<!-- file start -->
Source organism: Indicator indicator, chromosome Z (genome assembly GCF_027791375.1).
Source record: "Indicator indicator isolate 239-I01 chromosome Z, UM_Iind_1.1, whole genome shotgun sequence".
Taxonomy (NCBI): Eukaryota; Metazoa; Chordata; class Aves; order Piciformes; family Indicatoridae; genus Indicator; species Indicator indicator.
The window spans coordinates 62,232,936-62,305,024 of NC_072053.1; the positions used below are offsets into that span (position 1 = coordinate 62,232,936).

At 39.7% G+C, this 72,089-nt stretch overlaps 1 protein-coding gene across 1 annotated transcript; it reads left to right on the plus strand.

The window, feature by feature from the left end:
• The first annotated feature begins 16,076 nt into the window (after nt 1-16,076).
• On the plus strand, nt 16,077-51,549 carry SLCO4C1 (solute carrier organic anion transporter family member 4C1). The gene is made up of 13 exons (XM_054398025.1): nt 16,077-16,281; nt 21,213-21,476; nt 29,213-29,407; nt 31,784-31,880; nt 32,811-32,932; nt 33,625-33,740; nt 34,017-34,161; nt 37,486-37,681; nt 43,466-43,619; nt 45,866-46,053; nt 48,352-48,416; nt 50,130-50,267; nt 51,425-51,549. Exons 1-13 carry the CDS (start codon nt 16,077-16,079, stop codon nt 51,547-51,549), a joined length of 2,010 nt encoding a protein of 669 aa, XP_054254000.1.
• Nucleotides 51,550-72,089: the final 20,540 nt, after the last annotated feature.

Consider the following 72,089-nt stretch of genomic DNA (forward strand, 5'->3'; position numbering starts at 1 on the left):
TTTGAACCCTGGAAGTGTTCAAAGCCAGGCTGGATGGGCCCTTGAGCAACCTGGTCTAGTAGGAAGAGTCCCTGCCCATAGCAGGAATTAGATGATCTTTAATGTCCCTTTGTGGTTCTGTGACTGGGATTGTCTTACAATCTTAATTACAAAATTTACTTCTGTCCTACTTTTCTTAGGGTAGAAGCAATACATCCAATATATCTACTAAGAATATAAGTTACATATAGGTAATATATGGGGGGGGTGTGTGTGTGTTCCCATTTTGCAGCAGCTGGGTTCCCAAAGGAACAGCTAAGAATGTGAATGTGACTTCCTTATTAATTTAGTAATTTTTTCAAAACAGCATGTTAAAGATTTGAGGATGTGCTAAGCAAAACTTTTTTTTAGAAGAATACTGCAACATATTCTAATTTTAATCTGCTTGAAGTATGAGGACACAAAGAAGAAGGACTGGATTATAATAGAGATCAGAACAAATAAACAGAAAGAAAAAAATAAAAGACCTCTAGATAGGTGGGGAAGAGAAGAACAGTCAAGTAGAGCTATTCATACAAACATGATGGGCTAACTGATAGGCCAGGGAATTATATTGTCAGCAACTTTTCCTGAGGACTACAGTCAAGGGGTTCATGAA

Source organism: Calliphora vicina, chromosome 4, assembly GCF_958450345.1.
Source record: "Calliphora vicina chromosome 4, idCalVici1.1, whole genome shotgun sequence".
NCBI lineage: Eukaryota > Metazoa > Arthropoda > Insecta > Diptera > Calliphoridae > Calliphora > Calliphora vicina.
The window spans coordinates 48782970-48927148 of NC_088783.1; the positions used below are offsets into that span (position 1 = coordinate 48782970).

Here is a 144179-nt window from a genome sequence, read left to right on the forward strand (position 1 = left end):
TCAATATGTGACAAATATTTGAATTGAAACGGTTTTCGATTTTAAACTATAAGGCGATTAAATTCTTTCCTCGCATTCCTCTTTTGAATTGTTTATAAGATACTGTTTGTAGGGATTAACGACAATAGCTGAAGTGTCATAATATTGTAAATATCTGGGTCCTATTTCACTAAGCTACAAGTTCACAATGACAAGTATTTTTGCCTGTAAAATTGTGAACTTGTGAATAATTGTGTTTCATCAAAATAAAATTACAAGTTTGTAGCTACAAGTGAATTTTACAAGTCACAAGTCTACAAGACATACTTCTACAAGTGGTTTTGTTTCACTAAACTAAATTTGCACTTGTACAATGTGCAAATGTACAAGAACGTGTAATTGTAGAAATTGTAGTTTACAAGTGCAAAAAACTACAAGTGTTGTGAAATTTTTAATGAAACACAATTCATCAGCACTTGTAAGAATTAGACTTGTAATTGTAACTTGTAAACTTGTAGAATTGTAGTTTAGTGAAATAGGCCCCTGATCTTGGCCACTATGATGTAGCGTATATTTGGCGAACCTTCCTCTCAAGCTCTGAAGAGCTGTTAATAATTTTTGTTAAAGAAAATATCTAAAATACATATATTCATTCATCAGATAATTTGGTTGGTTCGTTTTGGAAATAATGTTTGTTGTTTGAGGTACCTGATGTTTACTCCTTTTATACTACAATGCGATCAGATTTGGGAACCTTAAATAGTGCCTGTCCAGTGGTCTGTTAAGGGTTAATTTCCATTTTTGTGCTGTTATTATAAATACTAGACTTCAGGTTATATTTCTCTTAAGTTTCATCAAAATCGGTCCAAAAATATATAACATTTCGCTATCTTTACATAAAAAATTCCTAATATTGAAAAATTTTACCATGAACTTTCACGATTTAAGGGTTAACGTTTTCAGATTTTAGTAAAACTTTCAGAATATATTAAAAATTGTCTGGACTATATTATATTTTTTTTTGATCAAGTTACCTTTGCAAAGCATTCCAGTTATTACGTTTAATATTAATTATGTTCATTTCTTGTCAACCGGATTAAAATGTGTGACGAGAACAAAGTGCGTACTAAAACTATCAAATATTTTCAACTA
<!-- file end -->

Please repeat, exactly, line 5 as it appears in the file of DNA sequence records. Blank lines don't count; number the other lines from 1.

At 39.7% G+C, this 72,089-nt stretch overlaps 1 protein-coding gene across 1 annotated transcript; it reads left to right on the plus strand.